Budgeting a home renovation

Budgeting a home renovation
National Bank Home Home

When it comes to home renovations, I think The Wealthy Barber, by David Chilton, said it best – the four most expensive words uttered are: “While we’re at it.”

Anyone who’s been through a major remodeling or repair project knows what he’s talking about. In an era of low-interest rates, easy money and endless HGTV, it’s all too easy to blow the budget on fancy add-ons like heated tiles, granite countertops and pricey light fixtures. I’m living this experience right now – after a decade of looking at the same ugly tiles, we’re finally renovating our kitchen and bathroom. Even though work hasn’t started, we’re working with an architect to balance our budget and determining the reality of what needs to be done. There’s a world of possibilities out there, from fancy finishes to high-end cabinetry, but we want to keep the budget in check. If you’re looking to do the same, there are a few important things to sort out before you even think about taking down a wall.

What’s your budget?

A budget can go out the window when you’re faced what kind of fridge, tub or tile you want to look at for the next 15 years.

Start by making a firm budget that you can afford – and don’t be afraid to scale back if you see costs creeping up.

Do you have a buffer?

Sticking to a budget is easier said than done when you’re dealing with an old house – our place just turned 100 and, at some point in the last century, it was inhabited by a DIYer with more vision than skill. You never know what’s behind the walls – so we’ve built in a healthy cushion in case of plumbing or wiring issues. Set aside 20 per cent of the budget for unexpected expenses.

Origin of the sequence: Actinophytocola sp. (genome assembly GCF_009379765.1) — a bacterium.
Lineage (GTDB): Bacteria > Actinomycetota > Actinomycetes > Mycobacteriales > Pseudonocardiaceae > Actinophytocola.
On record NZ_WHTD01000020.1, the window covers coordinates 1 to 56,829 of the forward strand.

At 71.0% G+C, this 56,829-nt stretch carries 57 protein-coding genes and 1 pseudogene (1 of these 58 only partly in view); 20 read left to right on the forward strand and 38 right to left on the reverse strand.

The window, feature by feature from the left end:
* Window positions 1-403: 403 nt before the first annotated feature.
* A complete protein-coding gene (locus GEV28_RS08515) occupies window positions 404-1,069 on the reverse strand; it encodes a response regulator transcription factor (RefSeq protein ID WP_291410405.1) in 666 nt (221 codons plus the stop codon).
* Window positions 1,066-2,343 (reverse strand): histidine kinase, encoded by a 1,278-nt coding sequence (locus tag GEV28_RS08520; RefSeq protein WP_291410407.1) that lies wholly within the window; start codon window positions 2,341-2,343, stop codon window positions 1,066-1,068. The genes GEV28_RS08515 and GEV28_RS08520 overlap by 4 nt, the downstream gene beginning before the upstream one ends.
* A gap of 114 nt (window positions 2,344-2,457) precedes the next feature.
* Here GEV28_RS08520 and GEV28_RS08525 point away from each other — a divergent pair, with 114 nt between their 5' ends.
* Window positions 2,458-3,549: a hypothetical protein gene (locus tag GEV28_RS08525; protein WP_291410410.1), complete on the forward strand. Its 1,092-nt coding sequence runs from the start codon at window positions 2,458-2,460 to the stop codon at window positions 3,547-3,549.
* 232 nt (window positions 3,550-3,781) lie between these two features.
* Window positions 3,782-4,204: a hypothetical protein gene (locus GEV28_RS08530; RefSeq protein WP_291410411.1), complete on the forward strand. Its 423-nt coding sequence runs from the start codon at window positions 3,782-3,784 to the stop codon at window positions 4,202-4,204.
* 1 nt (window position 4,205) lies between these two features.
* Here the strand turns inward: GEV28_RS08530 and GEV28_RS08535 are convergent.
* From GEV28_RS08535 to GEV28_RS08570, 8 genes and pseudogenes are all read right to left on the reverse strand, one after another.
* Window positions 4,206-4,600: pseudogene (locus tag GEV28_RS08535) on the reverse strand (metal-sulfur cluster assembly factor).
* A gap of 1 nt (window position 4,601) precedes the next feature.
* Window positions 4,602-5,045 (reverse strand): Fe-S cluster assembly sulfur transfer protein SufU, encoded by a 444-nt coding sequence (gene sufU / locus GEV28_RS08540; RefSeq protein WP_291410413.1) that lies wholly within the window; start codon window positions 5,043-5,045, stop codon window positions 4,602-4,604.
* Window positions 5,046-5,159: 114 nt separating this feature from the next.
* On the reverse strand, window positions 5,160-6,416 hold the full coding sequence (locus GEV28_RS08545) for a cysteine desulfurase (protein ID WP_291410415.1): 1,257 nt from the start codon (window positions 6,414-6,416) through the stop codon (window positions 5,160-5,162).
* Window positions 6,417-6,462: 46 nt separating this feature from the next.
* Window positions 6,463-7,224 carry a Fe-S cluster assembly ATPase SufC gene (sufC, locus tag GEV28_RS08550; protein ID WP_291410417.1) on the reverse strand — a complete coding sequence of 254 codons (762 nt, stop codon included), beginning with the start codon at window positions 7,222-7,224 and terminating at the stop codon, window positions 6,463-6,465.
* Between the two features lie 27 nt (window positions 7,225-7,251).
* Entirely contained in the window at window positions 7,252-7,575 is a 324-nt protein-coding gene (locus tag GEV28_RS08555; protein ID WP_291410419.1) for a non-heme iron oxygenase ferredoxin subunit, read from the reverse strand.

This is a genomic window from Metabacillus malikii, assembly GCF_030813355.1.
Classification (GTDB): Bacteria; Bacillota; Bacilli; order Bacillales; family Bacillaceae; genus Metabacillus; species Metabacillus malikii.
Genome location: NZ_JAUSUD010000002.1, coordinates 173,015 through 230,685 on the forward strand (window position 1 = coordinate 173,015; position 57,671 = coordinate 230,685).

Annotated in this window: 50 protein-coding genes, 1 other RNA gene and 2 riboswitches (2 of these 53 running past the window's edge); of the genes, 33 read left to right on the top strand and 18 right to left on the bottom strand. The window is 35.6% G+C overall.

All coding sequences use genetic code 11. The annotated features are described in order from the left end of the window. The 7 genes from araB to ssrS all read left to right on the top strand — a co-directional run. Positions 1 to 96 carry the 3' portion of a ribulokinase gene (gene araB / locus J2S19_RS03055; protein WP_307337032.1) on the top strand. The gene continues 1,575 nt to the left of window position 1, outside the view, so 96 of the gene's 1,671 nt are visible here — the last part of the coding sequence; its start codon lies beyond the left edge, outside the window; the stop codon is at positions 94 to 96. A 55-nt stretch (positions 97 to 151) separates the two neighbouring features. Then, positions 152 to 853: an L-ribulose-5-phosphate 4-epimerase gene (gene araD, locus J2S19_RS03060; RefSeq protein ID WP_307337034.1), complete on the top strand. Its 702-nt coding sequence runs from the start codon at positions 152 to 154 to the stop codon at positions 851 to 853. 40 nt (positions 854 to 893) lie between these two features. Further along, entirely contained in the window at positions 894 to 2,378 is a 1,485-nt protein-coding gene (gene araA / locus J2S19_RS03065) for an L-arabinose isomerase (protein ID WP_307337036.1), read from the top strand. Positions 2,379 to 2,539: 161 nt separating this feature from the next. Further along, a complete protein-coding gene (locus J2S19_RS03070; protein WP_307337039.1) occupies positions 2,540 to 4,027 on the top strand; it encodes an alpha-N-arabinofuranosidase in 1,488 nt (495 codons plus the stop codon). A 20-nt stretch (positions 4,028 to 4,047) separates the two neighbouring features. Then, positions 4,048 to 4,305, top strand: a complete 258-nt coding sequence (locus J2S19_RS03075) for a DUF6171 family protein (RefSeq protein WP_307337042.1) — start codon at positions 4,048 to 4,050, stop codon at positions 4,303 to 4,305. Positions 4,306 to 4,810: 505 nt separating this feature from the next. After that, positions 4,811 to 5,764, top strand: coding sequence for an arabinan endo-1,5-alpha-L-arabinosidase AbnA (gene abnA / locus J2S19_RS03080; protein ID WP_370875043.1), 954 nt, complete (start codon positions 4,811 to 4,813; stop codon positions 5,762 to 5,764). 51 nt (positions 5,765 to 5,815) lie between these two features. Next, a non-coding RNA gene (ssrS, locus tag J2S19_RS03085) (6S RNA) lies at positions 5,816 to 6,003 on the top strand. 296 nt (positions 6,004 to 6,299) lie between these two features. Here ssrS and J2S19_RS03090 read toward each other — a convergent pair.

Is it worth it?

Not all renovations add value to your home; think about which projects will give you the most bang for your buck. According to the Appraisal Institute of Canada, high-traffic areas such as your kitchen and bathroom are good places to focus. But changes there don’t have to cost a bundle. Cheap fixes like fresh paint, modern light fixtures or refinished cabinets can cut costs and add to your home’s value.

How will you pay for it?

While it would be great to pay cash for home renovation work, many of us take on debt to get the job done. Options include refinancing your mortgage (you can borrow up to 80 per cent of the appraised value of your home, minus the amount left to pay on your first mortgage), a home equity line of credit (which lets you borrow 65 per cent of your home’s appraised value), or a second mortgage (which allows you to borrow up to 80 per cent of your home’s appraised value minus the amount left to pay on your first mortgage). Some lenders also let you borrow against amounts you have prepaid to pay your mortgage off faster.

This article was written by Caroline Cakebread from The Toronto Star and was legally licensed through the NewsCred publisher network. Please direct all licensing questions to [email protected].

Edited on 25 October 2017